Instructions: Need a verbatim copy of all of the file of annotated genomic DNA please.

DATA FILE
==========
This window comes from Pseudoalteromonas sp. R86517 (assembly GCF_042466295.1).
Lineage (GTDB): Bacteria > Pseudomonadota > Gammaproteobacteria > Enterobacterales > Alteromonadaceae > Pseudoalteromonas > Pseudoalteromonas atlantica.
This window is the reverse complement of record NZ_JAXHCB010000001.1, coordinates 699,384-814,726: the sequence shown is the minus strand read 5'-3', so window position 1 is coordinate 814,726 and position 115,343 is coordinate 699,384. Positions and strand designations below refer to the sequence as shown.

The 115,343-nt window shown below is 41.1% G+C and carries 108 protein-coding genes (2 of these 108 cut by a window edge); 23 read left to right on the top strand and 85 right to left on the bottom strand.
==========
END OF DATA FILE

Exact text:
This window comes from Pseudoalteromonas sp. R86517 (assembly GCF_042466295.1).
Lineage (GTDB): Bacteria > Pseudomonadota > Gammaproteobacteria > Enterobacterales > Alteromonadaceae > Pseudoalteromonas > Pseudoalteromonas atlantica.
This window is the reverse complement of record NZ_JAXHCB010000001.1, coordinates 699,384-814,726: the sequence shown is the minus strand read 5'-3', so window position 1 is coordinate 814,726 and position 115,343 is coordinate 699,384. Positions and strand designations below refer to the sequence as shown.

The 115,343-nt window shown below is 41.1% G+C and carries 108 protein-coding genes (2 of these 108 cut by a window edge); 23 read left to right on the top strand and 85 right to left on the bottom strand.